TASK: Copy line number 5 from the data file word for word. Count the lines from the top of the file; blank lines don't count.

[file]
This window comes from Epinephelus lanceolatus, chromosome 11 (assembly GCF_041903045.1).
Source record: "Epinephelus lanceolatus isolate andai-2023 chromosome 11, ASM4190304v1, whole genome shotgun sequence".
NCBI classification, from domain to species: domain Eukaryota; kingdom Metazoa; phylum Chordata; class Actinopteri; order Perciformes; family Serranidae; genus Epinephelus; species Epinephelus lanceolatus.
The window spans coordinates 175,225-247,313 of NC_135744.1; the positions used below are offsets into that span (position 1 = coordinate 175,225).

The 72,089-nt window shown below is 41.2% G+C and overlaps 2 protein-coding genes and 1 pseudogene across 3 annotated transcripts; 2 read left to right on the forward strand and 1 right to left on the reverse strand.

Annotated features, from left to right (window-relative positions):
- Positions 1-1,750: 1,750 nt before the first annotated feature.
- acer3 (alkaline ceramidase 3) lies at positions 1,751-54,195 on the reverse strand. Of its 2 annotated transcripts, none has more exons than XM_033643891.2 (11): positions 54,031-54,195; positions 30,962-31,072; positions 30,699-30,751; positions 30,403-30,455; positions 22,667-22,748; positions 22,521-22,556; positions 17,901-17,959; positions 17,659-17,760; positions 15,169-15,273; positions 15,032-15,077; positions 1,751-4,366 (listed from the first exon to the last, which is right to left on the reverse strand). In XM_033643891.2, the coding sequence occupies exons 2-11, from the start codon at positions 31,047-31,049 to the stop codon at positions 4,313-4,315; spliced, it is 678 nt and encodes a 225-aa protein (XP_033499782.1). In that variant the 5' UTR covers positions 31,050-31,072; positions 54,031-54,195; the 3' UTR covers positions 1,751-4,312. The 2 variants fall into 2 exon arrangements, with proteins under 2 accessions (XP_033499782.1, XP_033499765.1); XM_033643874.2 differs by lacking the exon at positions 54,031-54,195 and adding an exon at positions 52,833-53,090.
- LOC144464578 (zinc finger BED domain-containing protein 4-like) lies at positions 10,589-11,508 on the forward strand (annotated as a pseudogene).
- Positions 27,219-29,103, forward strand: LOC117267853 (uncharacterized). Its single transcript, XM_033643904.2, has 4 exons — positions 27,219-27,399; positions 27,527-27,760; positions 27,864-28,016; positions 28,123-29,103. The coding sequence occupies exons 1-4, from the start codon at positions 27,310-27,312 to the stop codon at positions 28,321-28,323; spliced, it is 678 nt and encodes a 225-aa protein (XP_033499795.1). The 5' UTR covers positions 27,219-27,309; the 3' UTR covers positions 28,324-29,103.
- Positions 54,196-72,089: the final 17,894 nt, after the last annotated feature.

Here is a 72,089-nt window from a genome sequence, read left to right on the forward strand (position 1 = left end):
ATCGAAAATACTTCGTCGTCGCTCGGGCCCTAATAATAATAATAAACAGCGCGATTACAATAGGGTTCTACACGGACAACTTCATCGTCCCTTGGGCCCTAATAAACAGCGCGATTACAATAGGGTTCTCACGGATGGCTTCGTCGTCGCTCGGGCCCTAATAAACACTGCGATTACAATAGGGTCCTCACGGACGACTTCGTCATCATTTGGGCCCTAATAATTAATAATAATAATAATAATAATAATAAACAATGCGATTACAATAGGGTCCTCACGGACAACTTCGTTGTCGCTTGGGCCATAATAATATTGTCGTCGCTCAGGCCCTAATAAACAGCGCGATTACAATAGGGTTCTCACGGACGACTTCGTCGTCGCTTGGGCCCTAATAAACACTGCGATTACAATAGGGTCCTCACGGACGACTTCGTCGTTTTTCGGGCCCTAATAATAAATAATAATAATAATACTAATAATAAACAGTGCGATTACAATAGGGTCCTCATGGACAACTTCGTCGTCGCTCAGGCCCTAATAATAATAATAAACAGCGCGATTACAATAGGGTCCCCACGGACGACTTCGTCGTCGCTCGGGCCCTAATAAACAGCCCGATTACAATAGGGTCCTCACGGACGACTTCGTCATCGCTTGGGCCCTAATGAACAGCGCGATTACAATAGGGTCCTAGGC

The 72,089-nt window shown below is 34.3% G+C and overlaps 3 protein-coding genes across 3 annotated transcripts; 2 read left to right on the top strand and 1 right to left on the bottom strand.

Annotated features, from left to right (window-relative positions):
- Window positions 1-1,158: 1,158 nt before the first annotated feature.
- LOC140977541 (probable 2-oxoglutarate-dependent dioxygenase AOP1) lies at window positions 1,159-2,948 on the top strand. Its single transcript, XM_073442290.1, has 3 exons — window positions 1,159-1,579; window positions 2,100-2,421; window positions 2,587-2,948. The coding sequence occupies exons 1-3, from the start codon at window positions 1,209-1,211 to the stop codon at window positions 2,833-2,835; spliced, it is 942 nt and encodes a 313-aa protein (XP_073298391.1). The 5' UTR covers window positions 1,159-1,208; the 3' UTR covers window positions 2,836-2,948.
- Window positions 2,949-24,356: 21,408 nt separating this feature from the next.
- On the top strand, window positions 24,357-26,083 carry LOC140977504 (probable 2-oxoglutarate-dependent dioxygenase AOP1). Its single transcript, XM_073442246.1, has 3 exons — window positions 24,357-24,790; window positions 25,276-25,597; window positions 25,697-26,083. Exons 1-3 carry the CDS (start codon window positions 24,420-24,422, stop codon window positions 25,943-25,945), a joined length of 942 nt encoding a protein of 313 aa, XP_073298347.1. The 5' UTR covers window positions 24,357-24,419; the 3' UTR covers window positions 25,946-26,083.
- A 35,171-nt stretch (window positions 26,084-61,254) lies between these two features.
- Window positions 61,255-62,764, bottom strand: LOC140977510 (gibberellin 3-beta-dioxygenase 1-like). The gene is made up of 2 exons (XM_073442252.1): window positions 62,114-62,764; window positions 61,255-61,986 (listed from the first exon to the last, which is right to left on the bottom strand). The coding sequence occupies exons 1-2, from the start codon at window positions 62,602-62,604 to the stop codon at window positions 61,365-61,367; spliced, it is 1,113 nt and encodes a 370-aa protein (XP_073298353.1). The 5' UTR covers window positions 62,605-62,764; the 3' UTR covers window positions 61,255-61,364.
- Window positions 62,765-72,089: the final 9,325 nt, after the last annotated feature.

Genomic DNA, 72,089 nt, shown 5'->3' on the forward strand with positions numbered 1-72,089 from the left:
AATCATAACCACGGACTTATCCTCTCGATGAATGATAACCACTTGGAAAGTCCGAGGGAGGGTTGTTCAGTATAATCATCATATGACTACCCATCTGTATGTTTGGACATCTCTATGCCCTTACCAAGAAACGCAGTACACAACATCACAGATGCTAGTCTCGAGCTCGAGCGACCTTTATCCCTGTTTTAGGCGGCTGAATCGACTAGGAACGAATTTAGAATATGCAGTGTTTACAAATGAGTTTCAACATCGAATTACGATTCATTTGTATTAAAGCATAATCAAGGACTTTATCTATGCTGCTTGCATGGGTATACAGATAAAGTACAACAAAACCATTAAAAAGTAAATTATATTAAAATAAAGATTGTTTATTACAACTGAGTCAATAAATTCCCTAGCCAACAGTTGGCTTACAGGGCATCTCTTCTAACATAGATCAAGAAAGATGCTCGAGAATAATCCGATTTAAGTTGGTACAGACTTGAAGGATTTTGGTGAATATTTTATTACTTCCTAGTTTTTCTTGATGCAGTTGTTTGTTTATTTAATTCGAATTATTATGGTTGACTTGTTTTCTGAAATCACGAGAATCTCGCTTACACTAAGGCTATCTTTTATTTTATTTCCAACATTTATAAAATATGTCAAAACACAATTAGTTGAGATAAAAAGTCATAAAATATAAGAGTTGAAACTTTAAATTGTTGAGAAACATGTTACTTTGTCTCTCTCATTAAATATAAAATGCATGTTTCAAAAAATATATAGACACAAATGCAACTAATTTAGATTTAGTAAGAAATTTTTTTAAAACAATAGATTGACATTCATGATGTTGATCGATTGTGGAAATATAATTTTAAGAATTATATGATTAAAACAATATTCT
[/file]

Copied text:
The 72,089-nt window shown below is 41.2% G+C and overlaps 2 protein-coding genes and 1 pseudogene across 3 annotated transcripts; 2 read left to right on the forward strand and 1 right to left on the reverse strand.